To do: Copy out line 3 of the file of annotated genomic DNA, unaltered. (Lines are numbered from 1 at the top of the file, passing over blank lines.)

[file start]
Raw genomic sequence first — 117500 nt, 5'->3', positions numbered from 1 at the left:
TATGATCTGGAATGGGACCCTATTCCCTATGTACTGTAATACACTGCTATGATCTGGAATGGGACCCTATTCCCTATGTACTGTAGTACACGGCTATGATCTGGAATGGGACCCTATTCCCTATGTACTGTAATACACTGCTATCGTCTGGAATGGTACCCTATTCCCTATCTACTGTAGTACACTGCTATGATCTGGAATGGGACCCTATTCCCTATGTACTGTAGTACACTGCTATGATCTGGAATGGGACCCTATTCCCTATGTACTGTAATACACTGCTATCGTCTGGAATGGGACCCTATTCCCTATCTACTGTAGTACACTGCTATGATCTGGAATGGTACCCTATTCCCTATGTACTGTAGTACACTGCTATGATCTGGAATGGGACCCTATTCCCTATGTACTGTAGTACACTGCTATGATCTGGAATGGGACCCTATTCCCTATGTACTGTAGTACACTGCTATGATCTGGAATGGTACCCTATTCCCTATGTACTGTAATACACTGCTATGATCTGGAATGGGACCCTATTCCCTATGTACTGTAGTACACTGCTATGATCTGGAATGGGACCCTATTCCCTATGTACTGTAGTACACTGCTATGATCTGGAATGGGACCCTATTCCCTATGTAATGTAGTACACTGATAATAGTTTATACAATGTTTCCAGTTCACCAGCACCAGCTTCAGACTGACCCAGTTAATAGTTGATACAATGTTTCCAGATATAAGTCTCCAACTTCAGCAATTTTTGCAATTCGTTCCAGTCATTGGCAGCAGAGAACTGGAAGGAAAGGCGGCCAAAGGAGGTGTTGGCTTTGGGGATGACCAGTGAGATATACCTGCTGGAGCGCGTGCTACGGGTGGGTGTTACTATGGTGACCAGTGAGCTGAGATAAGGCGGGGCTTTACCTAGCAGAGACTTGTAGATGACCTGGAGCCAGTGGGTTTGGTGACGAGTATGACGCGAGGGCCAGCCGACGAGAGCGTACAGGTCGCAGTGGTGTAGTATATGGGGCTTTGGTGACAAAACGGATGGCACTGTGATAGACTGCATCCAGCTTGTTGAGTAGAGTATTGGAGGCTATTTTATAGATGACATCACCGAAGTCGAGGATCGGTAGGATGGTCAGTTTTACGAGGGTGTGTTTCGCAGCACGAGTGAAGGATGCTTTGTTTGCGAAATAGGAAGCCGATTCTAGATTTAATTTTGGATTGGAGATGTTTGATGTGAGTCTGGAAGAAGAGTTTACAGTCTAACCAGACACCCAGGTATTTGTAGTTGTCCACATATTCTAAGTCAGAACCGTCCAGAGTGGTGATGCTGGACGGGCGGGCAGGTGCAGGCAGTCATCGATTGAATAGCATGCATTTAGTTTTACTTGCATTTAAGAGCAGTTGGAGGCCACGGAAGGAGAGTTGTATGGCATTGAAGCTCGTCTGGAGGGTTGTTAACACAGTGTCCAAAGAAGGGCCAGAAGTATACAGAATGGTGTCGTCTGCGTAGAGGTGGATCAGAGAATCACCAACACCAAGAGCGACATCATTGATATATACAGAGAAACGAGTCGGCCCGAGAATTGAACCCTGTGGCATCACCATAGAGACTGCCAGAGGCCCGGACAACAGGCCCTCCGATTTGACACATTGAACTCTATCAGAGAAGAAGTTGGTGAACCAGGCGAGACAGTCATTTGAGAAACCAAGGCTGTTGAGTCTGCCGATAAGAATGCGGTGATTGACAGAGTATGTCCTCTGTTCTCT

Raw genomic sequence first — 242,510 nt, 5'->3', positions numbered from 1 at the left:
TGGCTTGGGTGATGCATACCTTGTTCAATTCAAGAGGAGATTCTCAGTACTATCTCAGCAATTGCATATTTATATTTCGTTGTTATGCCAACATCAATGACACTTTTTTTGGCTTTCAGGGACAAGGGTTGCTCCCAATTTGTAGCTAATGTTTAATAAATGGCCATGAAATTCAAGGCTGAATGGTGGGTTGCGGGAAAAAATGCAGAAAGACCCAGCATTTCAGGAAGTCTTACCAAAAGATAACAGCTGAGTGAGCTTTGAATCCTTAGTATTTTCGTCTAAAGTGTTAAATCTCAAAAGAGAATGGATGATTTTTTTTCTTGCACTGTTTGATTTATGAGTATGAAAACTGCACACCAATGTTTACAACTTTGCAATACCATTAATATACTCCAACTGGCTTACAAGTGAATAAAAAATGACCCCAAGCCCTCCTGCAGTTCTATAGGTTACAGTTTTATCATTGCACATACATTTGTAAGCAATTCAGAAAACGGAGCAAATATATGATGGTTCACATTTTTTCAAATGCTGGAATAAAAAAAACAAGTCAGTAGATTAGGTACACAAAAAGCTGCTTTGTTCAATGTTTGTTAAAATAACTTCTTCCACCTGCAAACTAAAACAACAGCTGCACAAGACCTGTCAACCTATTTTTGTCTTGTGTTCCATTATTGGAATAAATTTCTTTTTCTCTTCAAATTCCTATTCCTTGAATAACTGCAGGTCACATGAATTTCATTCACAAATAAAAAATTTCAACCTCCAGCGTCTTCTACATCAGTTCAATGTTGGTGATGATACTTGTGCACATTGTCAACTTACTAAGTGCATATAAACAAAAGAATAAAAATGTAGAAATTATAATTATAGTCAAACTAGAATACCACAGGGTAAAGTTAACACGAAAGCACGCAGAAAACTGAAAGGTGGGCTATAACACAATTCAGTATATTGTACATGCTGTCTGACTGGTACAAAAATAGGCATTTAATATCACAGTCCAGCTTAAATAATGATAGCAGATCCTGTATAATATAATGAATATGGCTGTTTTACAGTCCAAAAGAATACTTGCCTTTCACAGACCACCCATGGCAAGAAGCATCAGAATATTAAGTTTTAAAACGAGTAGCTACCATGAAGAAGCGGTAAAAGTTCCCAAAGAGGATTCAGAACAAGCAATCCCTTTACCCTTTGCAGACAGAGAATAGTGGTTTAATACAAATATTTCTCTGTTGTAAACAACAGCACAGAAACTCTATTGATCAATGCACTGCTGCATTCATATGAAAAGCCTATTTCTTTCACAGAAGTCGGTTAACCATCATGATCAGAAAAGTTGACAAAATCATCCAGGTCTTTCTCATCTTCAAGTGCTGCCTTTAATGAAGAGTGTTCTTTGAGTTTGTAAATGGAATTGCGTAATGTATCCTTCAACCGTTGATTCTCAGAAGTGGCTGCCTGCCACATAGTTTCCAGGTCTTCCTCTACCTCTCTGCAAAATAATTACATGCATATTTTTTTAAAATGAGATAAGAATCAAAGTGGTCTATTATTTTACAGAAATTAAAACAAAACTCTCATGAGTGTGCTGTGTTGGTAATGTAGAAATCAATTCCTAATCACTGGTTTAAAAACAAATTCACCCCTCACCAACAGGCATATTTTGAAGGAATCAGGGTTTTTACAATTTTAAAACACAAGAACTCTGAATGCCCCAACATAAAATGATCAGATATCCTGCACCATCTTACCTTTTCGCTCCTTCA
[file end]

Raw genomic sequence first — 242,510 nt, 5'->3', positions numbered from 1 at the left: